Can you refer more than one dispute to adjudication?


22 November 2021

The case of Quadro Services Ltd v Creagh Concrete Products Ltd [2021], heard in the Technology and Construction Court last month, provides a useful reminder as to the meaning of a ‘dispute’ for the purposes of adjudication under the Scheme for Construction Contracts (England and Wales) Regulations 1998 (as amended) (the Scheme).

Here, the judge held that an adjudicator did have jurisdiction to determine a dispute which involved three separate payment applications.

Background

The parties entered into an oral agreement for the provision of construction labour to the defendant. The contract was a construction contract and so the Housing Grants, Construction and Regeneration Act 1996 applied. However, there were no written adjudication provisions, meaning that the Scheme applied.

During the course of the contract, the claimant made various applications for payment and raised invoices for the amounts claimed. The payment applications were cumulative, with each application being for the full value of the work done, less the value of the previous payment applications. No payment notices or pay less notices were issued by the defendant in respect of any of these applications for payment, and payment of three of the invoices was outstanding. The total value of those outstanding invoices was £40,026 inclusive of VAT.

The adjudication

The claimant referred the matter of the three unpaid invoices to adjudication. Following the claimant’s referral, the defendant’s solicitor challenged the adjudicator’s jurisdiction in a letter stating:

We do not consider that you have jurisdiction to consider this matter because the Referring Party had in fact referred three separate disputes to adjudication under one notice and referral…Each application, its validity, whether a pay less notice was issued and the sums due in terms of that application is a separate dispute”.

Following the submission of this letter, the defendant failed to participate in the adjudication any further.

It is settled law that an adjudicator does not have jurisdiction to adjudicate more than one dispute in a single adjudication, unless the parties agree otherwise. However, the claimant argued this was not the case here, as the dispute was whether the outstanding sum of £40,026 was due for payment. The validity of the individual invoices themselves were merely sub-issues. Further the claimant argued that there is no principle of law which provides that each payment application gives rise to a separate dispute, and instead relied on the guidance provided in Witney Town Council v Beam Construction (Cheltenham) Limited [2011] as to whether a single dispute can involve multiple sub-issues.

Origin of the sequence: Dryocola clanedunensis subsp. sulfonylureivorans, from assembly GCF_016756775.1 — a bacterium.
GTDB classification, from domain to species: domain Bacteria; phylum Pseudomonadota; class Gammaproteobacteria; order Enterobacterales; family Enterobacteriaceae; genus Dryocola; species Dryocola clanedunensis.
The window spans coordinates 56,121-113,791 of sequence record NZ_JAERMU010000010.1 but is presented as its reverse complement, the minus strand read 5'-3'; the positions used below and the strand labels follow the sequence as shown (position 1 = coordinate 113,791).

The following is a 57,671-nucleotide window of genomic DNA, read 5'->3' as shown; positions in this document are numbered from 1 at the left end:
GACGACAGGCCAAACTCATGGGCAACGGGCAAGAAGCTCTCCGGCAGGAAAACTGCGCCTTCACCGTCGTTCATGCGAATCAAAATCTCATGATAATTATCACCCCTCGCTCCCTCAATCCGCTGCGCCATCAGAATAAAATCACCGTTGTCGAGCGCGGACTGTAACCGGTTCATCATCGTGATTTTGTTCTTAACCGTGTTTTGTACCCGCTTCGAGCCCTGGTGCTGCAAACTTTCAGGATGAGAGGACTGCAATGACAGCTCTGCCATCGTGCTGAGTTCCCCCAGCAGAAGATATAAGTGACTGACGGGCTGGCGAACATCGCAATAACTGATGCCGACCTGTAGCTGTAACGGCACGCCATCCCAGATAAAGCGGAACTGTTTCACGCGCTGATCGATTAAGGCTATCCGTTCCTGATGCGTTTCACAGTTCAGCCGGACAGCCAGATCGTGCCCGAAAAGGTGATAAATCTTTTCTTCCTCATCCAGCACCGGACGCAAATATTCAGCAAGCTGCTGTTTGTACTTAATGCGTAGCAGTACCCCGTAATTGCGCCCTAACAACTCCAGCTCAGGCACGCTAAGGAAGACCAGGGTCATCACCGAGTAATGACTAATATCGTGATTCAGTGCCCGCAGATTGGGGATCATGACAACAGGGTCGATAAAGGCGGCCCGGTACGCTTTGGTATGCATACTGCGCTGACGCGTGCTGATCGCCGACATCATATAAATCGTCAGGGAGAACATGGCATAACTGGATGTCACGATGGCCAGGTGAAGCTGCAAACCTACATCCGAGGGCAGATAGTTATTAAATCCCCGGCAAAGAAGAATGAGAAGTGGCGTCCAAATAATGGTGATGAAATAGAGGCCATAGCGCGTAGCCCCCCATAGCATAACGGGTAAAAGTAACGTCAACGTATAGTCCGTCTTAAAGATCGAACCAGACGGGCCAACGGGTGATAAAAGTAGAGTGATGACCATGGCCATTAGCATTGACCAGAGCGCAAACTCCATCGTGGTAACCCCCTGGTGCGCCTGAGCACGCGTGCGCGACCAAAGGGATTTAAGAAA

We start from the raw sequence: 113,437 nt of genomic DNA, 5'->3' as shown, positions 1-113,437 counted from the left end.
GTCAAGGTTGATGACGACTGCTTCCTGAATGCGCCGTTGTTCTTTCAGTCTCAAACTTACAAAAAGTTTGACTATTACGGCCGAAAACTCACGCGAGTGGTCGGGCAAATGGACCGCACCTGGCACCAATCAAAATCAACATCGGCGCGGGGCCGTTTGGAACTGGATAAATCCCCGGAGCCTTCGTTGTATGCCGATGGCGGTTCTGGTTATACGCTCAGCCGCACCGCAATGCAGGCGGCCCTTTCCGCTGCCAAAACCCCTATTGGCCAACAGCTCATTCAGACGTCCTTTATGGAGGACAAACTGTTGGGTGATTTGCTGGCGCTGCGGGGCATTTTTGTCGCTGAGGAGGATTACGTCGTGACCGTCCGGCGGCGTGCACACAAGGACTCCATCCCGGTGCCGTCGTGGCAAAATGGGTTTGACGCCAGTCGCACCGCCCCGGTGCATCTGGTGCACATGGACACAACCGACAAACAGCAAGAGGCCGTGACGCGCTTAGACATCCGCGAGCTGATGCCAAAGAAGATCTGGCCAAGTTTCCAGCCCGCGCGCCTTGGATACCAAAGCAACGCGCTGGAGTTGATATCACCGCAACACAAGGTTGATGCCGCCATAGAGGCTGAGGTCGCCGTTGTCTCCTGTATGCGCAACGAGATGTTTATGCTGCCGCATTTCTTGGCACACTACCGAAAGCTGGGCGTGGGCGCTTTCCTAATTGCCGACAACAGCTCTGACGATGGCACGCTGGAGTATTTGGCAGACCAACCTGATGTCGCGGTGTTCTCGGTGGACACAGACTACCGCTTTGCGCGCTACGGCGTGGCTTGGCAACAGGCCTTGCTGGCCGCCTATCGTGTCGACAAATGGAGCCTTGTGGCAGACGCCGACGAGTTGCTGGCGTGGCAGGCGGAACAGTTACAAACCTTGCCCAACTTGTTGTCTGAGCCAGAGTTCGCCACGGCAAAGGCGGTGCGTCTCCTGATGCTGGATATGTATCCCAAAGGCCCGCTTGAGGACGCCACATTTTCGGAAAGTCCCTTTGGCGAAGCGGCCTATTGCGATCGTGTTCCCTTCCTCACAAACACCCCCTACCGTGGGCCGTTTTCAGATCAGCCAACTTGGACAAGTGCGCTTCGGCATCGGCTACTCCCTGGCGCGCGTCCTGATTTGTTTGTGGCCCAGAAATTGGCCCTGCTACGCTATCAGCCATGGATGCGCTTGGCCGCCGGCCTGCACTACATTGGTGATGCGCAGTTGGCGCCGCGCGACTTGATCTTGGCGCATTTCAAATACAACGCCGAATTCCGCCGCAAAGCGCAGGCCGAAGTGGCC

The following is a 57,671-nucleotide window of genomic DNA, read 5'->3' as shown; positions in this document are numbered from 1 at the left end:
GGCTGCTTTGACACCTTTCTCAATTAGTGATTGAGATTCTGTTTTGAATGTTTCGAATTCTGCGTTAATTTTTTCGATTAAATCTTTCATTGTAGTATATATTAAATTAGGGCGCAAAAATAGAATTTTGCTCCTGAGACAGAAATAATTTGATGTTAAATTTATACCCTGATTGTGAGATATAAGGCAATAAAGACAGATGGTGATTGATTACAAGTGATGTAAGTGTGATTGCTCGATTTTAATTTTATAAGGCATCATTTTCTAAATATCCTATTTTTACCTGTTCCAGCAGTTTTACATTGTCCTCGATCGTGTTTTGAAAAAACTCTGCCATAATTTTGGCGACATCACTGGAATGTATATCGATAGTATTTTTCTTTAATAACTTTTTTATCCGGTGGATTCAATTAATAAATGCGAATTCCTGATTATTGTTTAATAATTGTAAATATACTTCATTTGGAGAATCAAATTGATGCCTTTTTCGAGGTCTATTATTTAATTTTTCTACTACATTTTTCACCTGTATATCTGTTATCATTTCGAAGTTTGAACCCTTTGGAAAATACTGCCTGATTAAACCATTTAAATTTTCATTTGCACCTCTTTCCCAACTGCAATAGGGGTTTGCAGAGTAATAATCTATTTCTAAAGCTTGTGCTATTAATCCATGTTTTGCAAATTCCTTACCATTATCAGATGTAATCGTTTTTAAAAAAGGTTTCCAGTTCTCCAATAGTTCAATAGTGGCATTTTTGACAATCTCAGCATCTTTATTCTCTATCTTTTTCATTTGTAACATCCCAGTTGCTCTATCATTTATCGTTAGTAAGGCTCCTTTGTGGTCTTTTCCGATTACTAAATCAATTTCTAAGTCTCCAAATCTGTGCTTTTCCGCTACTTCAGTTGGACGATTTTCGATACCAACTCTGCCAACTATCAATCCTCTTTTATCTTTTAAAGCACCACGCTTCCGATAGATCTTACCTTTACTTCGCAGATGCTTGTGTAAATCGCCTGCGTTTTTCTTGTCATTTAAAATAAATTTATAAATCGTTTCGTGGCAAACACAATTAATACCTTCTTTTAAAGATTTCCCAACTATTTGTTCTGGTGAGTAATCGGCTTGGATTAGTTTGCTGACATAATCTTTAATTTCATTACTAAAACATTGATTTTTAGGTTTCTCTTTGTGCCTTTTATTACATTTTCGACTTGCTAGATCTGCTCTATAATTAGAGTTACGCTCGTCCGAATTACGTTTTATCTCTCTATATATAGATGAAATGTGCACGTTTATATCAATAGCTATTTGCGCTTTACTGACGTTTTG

The adjudicator considered the jurisdictional challenge and agreed with the claimant; that the only dispute which had been referred was whether the sum of £40,026 was due. In considering that dispute the adjudicator awarded the claimant the sum of £40,026, together with interest in the sum of £2,078.70 and directed the defendant to pay his fees.

Enforcement proceedings

The defendant failed to pay the award, leading the claimant to commence enforcement proceedings. The defendant resisted enforcement on the grounds of its jurisdictional challenge.

In considering the application, the judge found in favour of the claimant and granted summary judgment to enforce the adjudicator’s award. She held that it was clear from the authorities that one dispute can include numerous sub-issues which might be capable of being determined independently from each other, and that this is a question of fact, to be determined on a case by case basis. In this instance the judge found that there was a clear link between the payment applications and therefore only one dispute, with various sub-issues, had been referred to adjudication.

The judge also noted that if the defendant was correct, it would mean the parties would have been financially burdened and inconvenienced by numerous separate adjudications, all to recover what was a single balance claimed under a single contract. This would have been contrary to the “policy underlying the adjudication process of efficient, swift and cost-effective resolution of disputes on an interim basis”.

Conclusion

Whilst not new law, this case serves as a useful reminder of the importance of only referring one ‘dispute’ to adjudication, and what constitutes a dispute for the purposes of the Construction Act.

If you are planning to refer a dispute to adjudication which has various sub-issues, care must be taken when drafting the notice of adjudication, and referral, to establish a clear link between the sub-issues to make certain you are not in fact referring multiple disputes. 

The content of this article is for general information only. It is not, and should not be taken as, legal advice. If you require any further information in relation to this article please contact the author in the first instance. Law covered as at November 2021.

Author

Jessica Housego

Paralegal

+44 (0)1473 406250

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